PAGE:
Peter used the newly translated material in his own writings on Islam, of which the most important are the Summa totius heresis Saracenorum (The Summary of the Entire Heresy of the Saracens) and the Liber contra sectam sive heresim Saracenorum (The Refutation of the Sect or Heresy of the Saracens). In these works Peter portrays Islam as a Christian heresy that approaches paganism.

While his interpretation of Islam was basically negative, it did manage in setting out a more reasoned approach to Islam through using its own sources rather than those produced by the hyperactive imagination of some earlier Western Christian writers.

main source

Bernard de Clairvaux - 900 years at Citeaux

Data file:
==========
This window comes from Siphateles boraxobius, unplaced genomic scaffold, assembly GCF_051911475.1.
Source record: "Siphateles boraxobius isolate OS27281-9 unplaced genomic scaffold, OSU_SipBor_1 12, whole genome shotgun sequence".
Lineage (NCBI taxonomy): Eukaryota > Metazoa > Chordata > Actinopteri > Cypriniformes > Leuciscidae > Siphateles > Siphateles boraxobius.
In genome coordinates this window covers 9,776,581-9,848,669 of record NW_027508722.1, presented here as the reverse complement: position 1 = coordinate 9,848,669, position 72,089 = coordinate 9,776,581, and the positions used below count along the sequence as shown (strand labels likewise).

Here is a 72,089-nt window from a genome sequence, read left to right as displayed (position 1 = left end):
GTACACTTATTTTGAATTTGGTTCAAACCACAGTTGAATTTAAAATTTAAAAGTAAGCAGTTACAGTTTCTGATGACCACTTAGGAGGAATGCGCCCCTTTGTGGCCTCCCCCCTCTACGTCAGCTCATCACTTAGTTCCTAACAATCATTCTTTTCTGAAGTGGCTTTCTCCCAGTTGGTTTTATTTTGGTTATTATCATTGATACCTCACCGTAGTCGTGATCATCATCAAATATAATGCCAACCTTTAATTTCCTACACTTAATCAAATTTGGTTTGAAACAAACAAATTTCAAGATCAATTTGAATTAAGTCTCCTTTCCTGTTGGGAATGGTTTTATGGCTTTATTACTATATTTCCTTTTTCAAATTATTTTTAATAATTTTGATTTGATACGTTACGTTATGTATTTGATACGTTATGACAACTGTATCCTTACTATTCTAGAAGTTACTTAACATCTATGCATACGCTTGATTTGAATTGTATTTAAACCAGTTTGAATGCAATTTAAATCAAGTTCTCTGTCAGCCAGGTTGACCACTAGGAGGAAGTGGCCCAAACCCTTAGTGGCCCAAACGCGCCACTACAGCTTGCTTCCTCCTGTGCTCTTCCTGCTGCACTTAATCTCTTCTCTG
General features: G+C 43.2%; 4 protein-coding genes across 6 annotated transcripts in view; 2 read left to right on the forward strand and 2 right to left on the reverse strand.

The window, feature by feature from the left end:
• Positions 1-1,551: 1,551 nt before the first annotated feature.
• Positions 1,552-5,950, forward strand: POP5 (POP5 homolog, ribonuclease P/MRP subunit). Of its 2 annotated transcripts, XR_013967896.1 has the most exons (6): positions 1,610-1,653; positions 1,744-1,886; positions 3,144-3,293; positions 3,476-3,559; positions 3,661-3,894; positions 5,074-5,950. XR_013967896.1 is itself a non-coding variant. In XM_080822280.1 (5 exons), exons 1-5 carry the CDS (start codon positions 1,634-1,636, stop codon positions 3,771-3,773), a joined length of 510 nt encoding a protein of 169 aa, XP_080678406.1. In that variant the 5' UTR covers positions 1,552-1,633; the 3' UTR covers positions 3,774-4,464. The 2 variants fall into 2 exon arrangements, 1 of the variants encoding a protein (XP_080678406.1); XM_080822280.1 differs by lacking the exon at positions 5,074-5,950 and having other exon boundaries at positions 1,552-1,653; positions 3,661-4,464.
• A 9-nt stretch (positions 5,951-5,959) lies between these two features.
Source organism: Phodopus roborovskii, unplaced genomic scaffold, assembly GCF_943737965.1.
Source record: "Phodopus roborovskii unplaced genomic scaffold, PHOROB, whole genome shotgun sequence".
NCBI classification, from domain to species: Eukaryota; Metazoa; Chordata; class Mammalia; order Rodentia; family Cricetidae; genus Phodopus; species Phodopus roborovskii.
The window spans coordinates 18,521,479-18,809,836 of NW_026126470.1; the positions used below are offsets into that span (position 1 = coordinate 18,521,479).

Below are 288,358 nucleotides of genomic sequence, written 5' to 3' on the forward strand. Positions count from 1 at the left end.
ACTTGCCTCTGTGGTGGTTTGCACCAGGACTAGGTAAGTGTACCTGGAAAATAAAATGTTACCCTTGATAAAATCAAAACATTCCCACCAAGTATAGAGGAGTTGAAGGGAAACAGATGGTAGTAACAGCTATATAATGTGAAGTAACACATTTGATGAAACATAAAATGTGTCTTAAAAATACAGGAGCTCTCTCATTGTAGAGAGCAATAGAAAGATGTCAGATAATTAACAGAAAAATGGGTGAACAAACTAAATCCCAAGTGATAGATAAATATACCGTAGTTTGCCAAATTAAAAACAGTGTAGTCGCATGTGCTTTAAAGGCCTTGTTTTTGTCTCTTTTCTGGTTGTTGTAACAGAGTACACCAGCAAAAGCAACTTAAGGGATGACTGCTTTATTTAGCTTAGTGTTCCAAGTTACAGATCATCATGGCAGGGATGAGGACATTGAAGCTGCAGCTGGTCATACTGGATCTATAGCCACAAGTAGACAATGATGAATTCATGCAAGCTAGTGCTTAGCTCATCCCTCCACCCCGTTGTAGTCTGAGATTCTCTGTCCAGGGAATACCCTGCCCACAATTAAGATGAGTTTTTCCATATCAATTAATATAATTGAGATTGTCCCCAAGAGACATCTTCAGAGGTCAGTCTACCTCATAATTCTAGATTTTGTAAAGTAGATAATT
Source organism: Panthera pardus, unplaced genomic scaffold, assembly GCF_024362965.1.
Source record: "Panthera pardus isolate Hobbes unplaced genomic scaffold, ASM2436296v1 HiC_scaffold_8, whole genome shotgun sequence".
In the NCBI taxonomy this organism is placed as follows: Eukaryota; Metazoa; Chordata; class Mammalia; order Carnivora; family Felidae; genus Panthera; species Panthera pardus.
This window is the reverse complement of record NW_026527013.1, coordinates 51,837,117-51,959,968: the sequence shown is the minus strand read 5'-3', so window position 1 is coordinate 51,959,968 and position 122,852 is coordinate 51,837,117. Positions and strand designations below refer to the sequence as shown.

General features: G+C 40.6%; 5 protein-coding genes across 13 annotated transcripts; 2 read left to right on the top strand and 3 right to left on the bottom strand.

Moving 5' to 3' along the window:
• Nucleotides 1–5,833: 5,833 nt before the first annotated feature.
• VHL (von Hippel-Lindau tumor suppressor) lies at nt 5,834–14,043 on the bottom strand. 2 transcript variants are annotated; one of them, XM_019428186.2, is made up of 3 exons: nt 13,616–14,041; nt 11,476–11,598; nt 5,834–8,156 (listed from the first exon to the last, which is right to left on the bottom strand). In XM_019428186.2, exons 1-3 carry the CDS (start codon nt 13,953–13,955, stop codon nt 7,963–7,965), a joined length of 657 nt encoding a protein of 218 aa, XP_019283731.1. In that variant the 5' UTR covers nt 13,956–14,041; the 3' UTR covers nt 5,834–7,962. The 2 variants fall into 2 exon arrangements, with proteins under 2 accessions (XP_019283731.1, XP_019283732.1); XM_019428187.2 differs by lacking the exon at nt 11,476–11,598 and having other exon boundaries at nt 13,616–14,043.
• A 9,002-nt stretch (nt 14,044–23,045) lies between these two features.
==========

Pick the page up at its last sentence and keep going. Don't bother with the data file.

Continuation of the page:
The ninth centenary of Bernard de Fontaine’s entry into the Abbey of Cîteaux (1112 or 1113?) is celebrated during the Vocations Year 2012-2013. After founding Clairvaux Abbey in 1115 Bernard became better known as Bernard de Clairvaux, the spiritual leader of the Cistercian Order and (after 1127) of the Order of the Knights Templar.

On this occasion Dom Olivier, abbot of present day Cîteaux Abbey, has asked to pass on the following invitation to all the members of the Order of Cistercians of the Strict Observance O.C.S.O.. This request is relayed here in full.
"Our community is going to celebrate the ninth centenary of St Bernard’s entering of Cîteaux (1112 or 1113?). To mark the event, we are setting up a campaign of prayer for vocations, from 20th August 2012 to 20th August 2013. We invite you to join us with this prayer:


Most gracious Father,
in setting up the New Monaster your fathers followed the poor Christ into the desert.
Thus they lived the Gospel
by rediscovering the Rule of Saint Benedict in its purity.

You gave Bernard of Fontaine